In an earlier post, I had tried to summarize the awesomeness of Green buildings, the paradigm shift it is promulgating and the general idea in terms of a definition of what it may be. You can read the article here.
But with the thousands of Green Buildings being constructed globally, it just makes sense that there should be a reduction in Green House Emissions yeah? Especially with the fact that buildings are major contributors to CO2 Emissions and Climate Change? Right?
I guess that based on these seemingly logical thoughts, we can develop this hypothesis:
" That Green Buildings will end, or at least reduce the effects of Climate Change. "
It only makes sense to arrive at this – I mean, 60,000 Green Buildings built with over 1 million square feet added everyday! It has to mean something! This hypothesis has to be true!
Well, I'm sorry to burst your bubble though: This isn't true. I'm so so sorry if you believed this. I actually believed it myself until I got to know better…
Source: Boden, T.A., Marland, G., and Andres, R.J. (2017). Global, Regional, and National Fossil-Fuel CO2Emissions. Carbon Dioxide Information Analysis Center, Oak Ridge National Laboratory, U.S. Department of Energy, Oak Ridge, Tenn., U.S.A. doi 10.3334/CDIAC/00001_V2017.
Well, look at the chart above. I believe this gives you your true answer….
A steady increase in CO2 emissions since the 1900's. It's like this Green House guy didn't even recognize the coming of Green Buildings! Dude just kept rising and rising!
This leads to one question, why? What is really propelling the rise? We all know that over the years, demand for oil globally has dropped – and it will still continue to drop – So what then is really happening?
This then got me wondering just as you may be doing now, that if Green Buildings in itself is good, what then can be done to ensure that it at least partakes in reducing the effect of Climate Change? With a bit of research and watching a couple of TED Talks which I downloaded with office WIFI after work hours ( I hope my boss doesn't see this); I got to understand that some criteria needs to be met before the building can really take on the mantle of reducing the effects of Climate Change.
These criteria are just 3:
1. How Good is the Building?
2. What is it Replacing?
3. Where is it Located?
How Good is the Building?
If it fulfils the requirements of a Green Buildings, then it's good enough! For the likes of me that don't start reading articles from the beginning, here is the link again to my previous article. You'd find the requirements of Green Building there.
What is it Replacing?
Unfortunately, part of the criteria of most Green Building rating systems does not prioritize the use of Brownfield sites for assessing if a building is Green or not. So this means even though I make use of a Greenfield site and disturb the natural ecosystem, as long as I am able to fulfil other criteria for rating, I can still be handed a Green Building Certificate – be it LEED, BREEAM, etc.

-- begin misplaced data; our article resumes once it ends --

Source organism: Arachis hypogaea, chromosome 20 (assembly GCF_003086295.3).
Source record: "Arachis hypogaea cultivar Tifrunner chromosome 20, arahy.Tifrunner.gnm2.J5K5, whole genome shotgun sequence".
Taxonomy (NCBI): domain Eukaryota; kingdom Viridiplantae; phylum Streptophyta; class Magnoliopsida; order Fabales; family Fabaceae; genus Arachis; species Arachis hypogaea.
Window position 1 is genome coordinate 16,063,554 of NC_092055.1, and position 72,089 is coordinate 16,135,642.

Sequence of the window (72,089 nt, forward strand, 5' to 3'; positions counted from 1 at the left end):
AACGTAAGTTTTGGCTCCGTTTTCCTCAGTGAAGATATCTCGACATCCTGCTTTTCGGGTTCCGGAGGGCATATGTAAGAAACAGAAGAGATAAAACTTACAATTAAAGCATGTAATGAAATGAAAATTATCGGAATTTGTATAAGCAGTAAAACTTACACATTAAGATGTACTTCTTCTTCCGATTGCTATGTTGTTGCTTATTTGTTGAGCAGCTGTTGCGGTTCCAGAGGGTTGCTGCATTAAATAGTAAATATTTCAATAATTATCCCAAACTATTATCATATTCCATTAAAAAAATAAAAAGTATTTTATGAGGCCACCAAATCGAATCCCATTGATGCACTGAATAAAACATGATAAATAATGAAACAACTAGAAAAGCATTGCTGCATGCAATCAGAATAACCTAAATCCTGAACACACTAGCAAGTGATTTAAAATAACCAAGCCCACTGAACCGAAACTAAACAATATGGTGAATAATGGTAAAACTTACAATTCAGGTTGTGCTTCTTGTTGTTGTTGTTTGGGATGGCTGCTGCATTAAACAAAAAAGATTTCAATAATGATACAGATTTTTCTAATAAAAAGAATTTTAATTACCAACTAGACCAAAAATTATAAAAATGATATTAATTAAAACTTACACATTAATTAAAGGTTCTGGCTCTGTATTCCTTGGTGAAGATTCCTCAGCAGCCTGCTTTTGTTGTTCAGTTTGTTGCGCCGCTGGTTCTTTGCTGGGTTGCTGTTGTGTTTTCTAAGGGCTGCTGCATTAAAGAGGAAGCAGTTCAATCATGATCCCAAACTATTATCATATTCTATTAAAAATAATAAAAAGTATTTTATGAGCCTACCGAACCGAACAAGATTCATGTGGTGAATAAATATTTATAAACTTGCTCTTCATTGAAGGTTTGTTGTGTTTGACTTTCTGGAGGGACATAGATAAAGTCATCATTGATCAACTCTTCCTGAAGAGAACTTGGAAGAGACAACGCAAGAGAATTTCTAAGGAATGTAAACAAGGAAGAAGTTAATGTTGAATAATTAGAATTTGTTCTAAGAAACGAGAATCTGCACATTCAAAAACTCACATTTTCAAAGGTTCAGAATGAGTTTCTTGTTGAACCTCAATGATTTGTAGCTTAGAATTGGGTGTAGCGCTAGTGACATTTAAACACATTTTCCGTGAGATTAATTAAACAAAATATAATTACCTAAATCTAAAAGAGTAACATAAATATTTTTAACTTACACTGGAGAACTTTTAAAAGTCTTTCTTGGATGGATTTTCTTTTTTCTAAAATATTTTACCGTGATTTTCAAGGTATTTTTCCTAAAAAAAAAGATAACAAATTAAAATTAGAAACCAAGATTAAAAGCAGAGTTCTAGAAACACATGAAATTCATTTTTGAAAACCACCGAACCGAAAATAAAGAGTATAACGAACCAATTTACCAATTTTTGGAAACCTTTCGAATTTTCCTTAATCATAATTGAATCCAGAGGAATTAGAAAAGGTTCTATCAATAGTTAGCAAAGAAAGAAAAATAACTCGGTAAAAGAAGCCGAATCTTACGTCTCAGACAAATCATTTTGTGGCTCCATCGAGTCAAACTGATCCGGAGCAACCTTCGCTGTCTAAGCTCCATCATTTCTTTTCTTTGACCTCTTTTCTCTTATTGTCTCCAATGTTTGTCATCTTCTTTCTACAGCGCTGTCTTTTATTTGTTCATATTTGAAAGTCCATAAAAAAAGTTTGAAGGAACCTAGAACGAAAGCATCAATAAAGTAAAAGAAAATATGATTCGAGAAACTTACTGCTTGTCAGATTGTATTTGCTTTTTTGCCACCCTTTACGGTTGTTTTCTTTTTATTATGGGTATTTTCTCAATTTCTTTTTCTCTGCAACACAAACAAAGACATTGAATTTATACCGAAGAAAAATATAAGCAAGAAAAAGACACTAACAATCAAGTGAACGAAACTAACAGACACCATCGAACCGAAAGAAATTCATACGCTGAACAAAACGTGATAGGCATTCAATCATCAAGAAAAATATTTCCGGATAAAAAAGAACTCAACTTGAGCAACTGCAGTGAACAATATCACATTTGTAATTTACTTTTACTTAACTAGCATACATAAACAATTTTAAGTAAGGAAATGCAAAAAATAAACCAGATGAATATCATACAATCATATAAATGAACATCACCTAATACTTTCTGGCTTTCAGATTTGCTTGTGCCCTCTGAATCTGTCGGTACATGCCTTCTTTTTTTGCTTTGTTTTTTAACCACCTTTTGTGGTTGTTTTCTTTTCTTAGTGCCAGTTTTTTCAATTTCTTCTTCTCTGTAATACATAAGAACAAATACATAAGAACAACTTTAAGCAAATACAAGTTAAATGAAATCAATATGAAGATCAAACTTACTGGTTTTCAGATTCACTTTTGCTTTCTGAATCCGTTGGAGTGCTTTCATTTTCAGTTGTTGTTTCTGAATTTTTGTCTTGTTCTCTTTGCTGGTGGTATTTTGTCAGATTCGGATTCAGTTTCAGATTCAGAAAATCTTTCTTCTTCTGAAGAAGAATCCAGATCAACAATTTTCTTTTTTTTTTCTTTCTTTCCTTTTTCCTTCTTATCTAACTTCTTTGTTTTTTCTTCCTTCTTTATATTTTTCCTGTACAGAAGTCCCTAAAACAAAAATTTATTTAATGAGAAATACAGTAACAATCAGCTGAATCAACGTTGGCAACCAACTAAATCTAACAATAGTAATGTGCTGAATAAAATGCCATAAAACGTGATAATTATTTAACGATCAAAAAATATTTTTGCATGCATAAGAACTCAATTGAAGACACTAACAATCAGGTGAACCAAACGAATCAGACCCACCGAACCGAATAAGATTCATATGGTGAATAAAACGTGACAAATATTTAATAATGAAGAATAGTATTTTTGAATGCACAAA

I think this is wrong – really wrong!
A Green Building should replace something – always! It will certainly add to Green House emissions by occupying a Greenfield site, that is a site in which man-made activities have yet to occur. In other words, land that is still as God intended it- Natural. No matter how much the Building tries to 'reduce' its emissions, usually by utilizing a small Building footprint, there would still be emissions, and this emission will contribute to Climate Change. So you get why the graph keeps going up now right?
Utilizing a Brownfield site mitigates this to a large extent, and as a result, there is no new footprint disturbing a greenfield site thus, providing prospects for a Net Positive Building.
Where is it Located?
Google 'Green Homes' for instance and you'd discover this wonderful, plant covered Building located in the middle of nowhere!
Even though the Building might be Green in itself, adding up CO2 emissions from vehicular traffic from towns or cities that are miles away to that 'unknown' destination, then you'd realize the innocent looking Green Building is actually a full-time staff working hard to accomplish Climate Change. A rather ironic truth!
Location of buildings is what makes a 200 year old dilapidated home located in a walkable neighbourhood 5 times better than a Green Building located near Courage the Cowardly Dogs Home. (If by the way you're less than 30 years and you don't know where Courage the Cowardly Dog lived, then I don't understand what you watched during your childhood days…).
To check out if your community is walkable, simply log onto walkscore.com and put in your address.
So, I think we can conclude that it's not enough that we are building Green. You and I needs to ask ourselves this one question, irrespective of whether we're Professionals in the Built Environment of not:
does my Building fulfil these 3 criteria?
If not, then you might just be living in a building that's contributing to ending the world by 2100.